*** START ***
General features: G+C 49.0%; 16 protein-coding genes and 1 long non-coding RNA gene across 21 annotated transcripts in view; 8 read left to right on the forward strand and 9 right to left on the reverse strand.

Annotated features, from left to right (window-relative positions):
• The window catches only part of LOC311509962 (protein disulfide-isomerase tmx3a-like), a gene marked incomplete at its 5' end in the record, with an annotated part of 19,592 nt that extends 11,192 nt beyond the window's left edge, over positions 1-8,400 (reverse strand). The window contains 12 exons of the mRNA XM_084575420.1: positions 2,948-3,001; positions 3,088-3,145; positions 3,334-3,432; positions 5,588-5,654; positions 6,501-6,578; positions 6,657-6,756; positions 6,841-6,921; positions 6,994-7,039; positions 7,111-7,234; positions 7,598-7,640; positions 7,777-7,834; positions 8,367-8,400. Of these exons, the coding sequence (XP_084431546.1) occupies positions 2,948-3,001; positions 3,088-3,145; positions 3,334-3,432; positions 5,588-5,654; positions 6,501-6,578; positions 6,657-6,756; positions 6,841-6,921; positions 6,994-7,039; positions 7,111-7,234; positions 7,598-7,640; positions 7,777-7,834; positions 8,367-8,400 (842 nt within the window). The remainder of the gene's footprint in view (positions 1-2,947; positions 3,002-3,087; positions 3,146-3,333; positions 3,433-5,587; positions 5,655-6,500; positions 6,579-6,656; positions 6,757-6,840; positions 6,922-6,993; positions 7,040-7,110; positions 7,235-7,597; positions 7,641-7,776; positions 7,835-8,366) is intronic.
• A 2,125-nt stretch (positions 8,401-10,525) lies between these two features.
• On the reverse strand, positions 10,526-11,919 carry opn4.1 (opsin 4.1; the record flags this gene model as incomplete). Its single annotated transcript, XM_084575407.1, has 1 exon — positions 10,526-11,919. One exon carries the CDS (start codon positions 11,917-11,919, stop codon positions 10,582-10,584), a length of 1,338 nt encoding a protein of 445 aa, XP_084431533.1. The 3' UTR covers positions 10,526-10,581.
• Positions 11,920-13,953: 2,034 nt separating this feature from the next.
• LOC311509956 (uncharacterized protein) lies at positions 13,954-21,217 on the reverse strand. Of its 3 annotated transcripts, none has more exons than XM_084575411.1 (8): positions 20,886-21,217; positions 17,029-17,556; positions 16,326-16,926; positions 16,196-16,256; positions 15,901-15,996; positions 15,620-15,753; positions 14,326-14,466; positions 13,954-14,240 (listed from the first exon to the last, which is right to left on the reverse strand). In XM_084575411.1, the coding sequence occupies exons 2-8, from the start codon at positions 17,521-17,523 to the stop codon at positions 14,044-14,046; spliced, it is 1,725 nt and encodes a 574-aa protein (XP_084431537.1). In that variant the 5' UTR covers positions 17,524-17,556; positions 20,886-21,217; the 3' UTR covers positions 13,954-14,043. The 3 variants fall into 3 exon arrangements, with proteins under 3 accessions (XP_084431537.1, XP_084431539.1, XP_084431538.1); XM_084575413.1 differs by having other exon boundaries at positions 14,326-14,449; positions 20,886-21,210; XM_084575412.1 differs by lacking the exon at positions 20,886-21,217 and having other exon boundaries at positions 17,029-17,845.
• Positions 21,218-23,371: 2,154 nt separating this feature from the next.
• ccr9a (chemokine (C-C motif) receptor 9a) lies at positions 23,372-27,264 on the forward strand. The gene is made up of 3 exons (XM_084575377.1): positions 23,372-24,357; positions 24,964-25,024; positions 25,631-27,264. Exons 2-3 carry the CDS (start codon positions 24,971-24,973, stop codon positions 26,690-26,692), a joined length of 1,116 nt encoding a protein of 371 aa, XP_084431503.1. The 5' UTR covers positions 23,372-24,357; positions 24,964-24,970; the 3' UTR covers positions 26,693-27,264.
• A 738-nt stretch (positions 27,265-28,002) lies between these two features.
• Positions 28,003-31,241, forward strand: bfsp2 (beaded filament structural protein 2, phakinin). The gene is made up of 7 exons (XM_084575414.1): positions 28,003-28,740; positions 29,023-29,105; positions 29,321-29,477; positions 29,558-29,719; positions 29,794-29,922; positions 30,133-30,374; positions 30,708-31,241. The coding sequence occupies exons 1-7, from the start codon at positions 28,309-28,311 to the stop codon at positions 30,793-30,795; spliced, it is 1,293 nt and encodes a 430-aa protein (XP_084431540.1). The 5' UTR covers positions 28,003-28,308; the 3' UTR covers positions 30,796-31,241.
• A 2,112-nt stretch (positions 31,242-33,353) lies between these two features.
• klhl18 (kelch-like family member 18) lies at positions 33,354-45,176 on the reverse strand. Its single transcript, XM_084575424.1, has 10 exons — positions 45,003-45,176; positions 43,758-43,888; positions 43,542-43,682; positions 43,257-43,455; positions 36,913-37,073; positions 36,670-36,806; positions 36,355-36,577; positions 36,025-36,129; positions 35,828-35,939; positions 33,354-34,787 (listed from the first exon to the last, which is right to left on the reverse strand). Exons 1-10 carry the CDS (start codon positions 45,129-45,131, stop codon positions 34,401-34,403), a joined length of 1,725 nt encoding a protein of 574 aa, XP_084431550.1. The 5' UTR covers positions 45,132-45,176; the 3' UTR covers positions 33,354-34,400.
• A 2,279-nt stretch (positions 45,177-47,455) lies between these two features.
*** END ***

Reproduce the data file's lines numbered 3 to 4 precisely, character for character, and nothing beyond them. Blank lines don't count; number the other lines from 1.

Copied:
• The window catches only part of LOC311509962 (protein disulfide-isomerase tmx3a-like), a gene marked incomplete at its 5' end in the record, with an annotated part of 19,592 nt that extends 11,192 nt beyond the window's left edge, over positions 1-8,400 (reverse strand). The window contains 12 exons of the mRNA XM_084575420.1: positions 2,948-3,001; positions 3,088-3,145; positions 3,334-3,432; positions 5,588-5,654; positions 6,501-6,578; positions 6,657-6,756; positions 6,841-6,921; positions 6,994-7,039; positions 7,111-7,234; positions 7,598-7,640; positions 7,777-7,834; positions 8,367-8,400. Of these exons, the coding sequence (XP_084431546.1) occupies positions 2,948-3,001; positions 3,088-3,145; positions 3,334-3,432; positions 5,588-5,654; positions 6,501-6,578; positions 6,657-6,756; positions 6,841-6,921; positions 6,994-7,039; positions 7,111-7,234; positions 7,598-7,640; positions 7,777-7,834; positions 8,367-8,400 (842 nt within the window). The remainder of the gene's footprint in view (positions 1-2,947; positions 3,002-3,087; positions 3,146-3,333; positions 3,433-5,587; positions 5,655-6,500; positions 6,579-6,656; positions 6,757-6,840; positions 6,922-6,993; positions 7,040-7,110; positions 7,235-7,597; positions 7,641-7,776; positions 7,835-8,366) is intronic.
• A 2,125-nt stretch (positions 8,401-10,525) lies between these two features.